Author: Lee Zimmerman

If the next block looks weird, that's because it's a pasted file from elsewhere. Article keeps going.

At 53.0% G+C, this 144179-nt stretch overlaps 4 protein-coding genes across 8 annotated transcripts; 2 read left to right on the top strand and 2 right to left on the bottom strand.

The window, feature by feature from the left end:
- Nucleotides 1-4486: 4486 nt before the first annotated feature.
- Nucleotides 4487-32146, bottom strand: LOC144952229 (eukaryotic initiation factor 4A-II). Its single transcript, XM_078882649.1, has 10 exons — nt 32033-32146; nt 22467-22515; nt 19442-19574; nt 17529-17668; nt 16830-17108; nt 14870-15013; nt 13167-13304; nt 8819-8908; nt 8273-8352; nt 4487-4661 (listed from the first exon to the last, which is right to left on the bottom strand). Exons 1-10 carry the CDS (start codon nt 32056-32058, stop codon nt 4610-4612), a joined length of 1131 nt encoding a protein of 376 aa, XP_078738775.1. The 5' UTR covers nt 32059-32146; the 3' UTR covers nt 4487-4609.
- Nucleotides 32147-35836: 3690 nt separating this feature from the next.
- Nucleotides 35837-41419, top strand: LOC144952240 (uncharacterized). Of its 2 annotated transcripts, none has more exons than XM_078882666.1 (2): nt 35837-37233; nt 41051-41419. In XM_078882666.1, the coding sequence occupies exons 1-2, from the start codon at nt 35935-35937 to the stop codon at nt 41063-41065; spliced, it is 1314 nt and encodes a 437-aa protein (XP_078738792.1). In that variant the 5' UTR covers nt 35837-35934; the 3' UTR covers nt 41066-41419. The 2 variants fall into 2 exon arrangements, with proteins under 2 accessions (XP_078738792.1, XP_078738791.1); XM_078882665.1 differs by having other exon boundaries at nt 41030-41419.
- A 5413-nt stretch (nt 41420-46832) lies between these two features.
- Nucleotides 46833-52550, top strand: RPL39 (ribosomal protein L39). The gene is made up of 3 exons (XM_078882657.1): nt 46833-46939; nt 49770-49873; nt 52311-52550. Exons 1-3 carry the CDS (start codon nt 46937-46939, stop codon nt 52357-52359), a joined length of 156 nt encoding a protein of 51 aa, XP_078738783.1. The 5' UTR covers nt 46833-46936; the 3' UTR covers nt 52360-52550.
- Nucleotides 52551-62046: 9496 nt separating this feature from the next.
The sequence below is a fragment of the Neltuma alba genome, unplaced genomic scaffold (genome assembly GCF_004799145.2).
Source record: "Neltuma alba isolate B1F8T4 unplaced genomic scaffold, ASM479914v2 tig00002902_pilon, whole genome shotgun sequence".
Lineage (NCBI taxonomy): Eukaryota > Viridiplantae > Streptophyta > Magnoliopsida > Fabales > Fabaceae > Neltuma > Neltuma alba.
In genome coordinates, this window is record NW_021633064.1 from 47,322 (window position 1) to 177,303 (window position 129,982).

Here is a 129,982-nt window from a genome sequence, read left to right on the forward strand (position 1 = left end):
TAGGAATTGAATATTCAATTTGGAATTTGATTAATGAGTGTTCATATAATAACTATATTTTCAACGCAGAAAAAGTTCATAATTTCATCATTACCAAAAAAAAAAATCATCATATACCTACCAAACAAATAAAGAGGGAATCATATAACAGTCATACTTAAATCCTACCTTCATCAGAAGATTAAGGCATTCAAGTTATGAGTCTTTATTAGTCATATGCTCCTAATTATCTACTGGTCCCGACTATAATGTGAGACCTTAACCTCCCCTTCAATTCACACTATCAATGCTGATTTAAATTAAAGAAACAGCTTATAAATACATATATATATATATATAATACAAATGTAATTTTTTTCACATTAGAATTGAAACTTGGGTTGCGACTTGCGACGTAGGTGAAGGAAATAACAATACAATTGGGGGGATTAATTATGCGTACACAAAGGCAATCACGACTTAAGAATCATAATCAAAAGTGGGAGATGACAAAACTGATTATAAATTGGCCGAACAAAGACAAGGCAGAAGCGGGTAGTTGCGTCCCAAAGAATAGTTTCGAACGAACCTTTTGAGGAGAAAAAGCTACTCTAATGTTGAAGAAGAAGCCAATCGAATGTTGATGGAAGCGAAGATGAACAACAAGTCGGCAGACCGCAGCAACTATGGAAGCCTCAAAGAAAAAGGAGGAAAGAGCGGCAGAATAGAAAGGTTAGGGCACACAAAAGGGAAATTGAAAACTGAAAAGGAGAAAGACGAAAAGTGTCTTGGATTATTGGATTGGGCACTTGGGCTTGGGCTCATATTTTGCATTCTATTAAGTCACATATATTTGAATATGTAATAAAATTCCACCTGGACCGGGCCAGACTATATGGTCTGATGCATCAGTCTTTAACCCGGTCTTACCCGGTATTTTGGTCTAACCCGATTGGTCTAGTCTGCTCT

Throwaways or prime material? Your view – and comprehension – of Bright Eyes' oeuvre will likely determine your perception. Culled from obscure B-sides, compilations, singles and rarities, Noise Floor is essentially a stopgap effort in lieu of a new album that's due next spring. In truth, it's just what its name implies, a collection lo-fi, atonal offerings, most of which were recorded well before the band evolved into indie acclaim. While last year's double bill, the simultaneously released I'm Wide Awake It's Morning and Digital Ash In A Digital Urn, brought its young musical mainstay Conor Oberst to a wider audience with the first hint of a more accessible sound, Noise Floor effectively rolls back the clock to that period when Oberst was immersed in the indie ethic. Many of these pieces sound like home recordings, to the extent that lead-off track "Mirrors And Fevers" is largely background noise that only belatedly gives way to Oberst's somber acapella vocal. "Amy In The White Coat," "Weather Reports" and "Seashell Tale" also maintain an unadorned ambiance, but nearly every track features the same scratchy rhythms, the off-kilter arrangements, hushed, disconnected vocals and Oberst's oftentimes warped ruminations. ("All my friends were vampires/Turned out I was a vampire myself in Devil Town… ") It's strange stuff, and not likely to induce the uninitiated, but the devoted fan will most likely find it an essential indulgence.